On March 29, 2023, J. Merlin Benner, Phillip J. Benner, Benjamin P. Benner, Jonas M. Benner, and Angelica M. Benner (collectively, the “Benner Parties”) commenced an action in the United States District Court for the Southern District of Texas against the Company and its Chief Executive Officer, Dennis O’Leary, individually, alleging (i) the Company is in breach of contracts between the Company and the Benner Parties as it concerns Remote Intelligence, LLC and Wildlife Specialists, LLC, (ii) violation of Texas Uniform Fraudulent Transfer Act by the Company, and (iii) defamation by Mr. O’Leary.

 

On June 30, 2023, the Company and Mr. O'Leary filed their Answer to the Benner Parties' Complaint. The Company intends to vigorously defend itself against the Benner Parties’ lawsuit.

 

The Company remains in active litigation with J. Merlin Benner, Phillip J. Benner, Benjamin P. Benner, Jonas M. Benner, and Angelica M. Benner (collectively, the “Benner Parties”) in the United States District Court for the Southern District of Texas. The following discloses the material updates for this matter.

 

The parties are currently engaged in discovery in this matter.

 

GS Capital Partners, LLC v. DarkPulse, Inc.

 

On June 2, 2023, GS Capital Partners, LLC (“GS Capital”) commenced an action in the Supreme Court for New York County against the Company through the filing of motion for summary judgment in lieu of a complaint. The motion claims that the Company is in breach of a convertible promissory note, dated July 14, 2021, and accompanying securities purchase agreement, dated the same.

 

The motion claims that GS Capital is entitled to an award of $2,407,671, plus prejudgment interest and attorney’s fees, costs and disbursements.

 

On July 27, 2023, the Company moved to set aside the default judgment entered in favor of GS Capital and against the Company on July 25, 2023. GS Capital’s opposition thereto is due on or before August 31, 2023. Thereafter, DarkPulse’s reply is due on or before September 6, 2023. Oral arguments are currently not scheduled on the Company’s motion.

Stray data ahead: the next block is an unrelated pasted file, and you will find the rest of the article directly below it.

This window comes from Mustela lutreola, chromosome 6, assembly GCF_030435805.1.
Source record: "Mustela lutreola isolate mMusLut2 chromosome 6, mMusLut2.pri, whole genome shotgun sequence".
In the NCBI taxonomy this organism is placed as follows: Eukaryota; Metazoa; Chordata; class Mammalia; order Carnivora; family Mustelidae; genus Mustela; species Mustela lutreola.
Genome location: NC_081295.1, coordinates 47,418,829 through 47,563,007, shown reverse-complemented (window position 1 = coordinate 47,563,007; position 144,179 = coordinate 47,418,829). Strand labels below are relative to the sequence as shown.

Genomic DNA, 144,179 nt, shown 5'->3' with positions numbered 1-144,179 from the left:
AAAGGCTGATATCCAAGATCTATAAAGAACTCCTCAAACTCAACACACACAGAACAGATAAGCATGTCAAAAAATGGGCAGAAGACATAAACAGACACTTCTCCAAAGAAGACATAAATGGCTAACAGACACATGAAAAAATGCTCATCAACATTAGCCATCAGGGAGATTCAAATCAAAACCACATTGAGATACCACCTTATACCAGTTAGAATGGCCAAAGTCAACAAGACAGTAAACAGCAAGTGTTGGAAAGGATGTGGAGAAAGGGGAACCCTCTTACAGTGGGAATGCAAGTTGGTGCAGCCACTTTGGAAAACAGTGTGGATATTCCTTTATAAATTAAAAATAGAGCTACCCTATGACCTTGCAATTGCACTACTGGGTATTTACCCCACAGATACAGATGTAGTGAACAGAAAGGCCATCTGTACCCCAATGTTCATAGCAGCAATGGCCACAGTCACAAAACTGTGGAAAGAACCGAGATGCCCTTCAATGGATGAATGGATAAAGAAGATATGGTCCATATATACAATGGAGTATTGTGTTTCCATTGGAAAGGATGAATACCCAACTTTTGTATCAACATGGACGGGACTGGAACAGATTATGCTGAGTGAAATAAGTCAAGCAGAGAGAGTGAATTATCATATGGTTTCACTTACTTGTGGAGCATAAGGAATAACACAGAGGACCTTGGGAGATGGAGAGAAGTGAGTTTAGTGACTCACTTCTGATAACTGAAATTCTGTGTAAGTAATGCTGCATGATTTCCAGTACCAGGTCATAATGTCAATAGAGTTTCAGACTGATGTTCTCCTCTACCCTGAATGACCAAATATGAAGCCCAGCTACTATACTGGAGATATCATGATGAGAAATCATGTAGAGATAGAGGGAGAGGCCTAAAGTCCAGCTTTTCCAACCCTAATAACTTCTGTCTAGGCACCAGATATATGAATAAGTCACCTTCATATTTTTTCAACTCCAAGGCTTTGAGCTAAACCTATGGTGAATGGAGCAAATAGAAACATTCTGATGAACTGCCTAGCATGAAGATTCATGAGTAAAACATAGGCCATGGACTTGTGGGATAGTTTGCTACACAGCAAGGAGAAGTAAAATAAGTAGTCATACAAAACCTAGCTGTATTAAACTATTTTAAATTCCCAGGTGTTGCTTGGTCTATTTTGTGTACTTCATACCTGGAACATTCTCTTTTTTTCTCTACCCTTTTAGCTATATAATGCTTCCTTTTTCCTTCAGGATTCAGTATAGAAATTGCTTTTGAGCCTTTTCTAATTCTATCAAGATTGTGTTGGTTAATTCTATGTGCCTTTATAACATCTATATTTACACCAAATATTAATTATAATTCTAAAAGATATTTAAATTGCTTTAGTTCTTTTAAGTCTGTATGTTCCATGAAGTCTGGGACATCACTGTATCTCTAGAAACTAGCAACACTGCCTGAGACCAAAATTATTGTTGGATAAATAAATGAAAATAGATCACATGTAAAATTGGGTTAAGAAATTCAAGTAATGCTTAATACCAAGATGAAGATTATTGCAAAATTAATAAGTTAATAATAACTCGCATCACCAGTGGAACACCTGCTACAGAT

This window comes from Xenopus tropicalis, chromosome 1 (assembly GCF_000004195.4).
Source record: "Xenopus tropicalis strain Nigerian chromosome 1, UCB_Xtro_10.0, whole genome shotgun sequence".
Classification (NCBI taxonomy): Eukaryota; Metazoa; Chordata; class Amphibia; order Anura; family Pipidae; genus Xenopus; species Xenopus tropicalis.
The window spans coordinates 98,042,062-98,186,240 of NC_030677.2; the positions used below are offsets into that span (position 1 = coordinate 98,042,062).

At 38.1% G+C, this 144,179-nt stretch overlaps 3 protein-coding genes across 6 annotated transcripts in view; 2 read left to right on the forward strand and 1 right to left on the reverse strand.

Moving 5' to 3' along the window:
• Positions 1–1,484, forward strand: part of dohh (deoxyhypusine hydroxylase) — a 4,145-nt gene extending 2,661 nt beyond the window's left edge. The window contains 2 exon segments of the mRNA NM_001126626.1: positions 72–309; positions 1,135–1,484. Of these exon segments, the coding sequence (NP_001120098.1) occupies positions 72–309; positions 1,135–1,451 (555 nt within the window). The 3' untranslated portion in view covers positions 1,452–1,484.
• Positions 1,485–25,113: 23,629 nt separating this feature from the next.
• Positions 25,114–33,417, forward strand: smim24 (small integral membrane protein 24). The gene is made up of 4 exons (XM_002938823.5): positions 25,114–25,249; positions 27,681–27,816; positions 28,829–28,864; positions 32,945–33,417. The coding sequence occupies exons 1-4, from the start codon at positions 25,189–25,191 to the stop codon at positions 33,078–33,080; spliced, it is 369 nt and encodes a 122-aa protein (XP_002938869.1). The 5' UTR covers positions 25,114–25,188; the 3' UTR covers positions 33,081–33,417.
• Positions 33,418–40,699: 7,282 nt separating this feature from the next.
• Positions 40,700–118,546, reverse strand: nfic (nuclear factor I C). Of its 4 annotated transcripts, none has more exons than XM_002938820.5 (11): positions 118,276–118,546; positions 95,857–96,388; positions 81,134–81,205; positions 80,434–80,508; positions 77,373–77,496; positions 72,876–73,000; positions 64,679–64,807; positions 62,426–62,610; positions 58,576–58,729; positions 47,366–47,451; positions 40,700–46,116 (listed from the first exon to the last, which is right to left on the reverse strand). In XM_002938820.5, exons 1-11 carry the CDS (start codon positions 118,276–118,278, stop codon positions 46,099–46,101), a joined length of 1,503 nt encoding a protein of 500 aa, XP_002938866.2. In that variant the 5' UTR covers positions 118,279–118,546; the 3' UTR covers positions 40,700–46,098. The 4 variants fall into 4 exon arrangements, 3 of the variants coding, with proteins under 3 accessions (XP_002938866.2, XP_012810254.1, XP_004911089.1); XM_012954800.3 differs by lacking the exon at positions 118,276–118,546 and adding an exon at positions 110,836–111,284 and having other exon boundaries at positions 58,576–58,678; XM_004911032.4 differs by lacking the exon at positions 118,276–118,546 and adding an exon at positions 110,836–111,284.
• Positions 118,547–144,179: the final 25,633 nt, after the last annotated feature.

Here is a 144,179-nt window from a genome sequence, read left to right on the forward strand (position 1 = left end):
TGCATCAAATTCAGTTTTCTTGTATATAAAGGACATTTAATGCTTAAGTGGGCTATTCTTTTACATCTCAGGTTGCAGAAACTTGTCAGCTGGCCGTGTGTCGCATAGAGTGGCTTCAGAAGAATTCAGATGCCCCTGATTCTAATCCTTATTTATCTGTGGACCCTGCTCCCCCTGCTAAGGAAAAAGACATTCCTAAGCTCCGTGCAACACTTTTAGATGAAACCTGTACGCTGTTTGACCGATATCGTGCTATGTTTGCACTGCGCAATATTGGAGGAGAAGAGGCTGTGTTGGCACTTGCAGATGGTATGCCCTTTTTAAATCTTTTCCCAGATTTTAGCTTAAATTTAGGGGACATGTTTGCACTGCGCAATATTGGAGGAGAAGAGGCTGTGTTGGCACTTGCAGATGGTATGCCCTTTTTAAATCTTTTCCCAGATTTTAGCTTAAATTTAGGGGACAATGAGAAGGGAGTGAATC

The Company intends to vigorously defend itself against GS Capital.

 

From time to time, we may become involved in litigation relating to claims arising out of our operations in the normal course of business. We are not currently involved in any pending legal proceeding or litigation and, to the best of our knowledge, no governmental authority is contemplating any proceeding to which we are a party or to which any of our properties is subject, which would reasonably be likely to have a material adverse effect on our business, financial condition and operating results.

 

 

 

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NOTE 15 – RELATED PARTY TRANSACTIONS

 

The Company follows subtopic 850-10 of the FASB Accounting Standards Codification for the identification of related parties and disclosure of related party transactions. Pursuant to Section 850-10-20 the related parties include a) affiliates of the Company; b) Entities for which investments in their equity securities would be required, absent the election of the fair value option under the Fair Value Option Subsection of Section 825-10-15, to be accounted for by the equity method by the investing entity; c) trusts for the benefit of employees, such as pension and profit-sharing trusts that are managed by or under the trusteeship of management; d) principal owners of the Company; e) management of the Company; f) other parties with which the Company may deal if one party controls or can significantly influence the management or operating policies of the other to an extent that one of the transacting parties might be prevented from fully pursuing its own separate interests; and g) Other parties that can significantly influence the management or operating policies of the transacting parties or that have an ownership interest in one of the transacting parties and can significantly influence the other to an extent that one or more of the transacting parties might be prevented from fully pursuing its own separate interests. The financial statements shall include disclosures of material related party transactions, other than compensation arrangements, expense allowances, and other similar items in the ordinary course of business. However, disclosure of transactions that are eliminated in the preparation of consolidated or combined financial statements is not required in those statements. The disclosures shall include: a) the nature of the relationship(s) involved; b) a description of the transactions, including transactions to which no amounts or nominal amounts were ascribed, for each of the periods for which income statements are presented, and such other information deemed necessary to an understanding of the effects of the transactions on the financial statements; c) the dollar amounts of transactions for each of the periods for which income statements are presented and the effects of any change in the method of establishing the terms from that used in the preceding period; and d) amounts due from or to related parties as of the date of each balance sheet presented and, if not otherwise apparent, the terms and manner of settlement.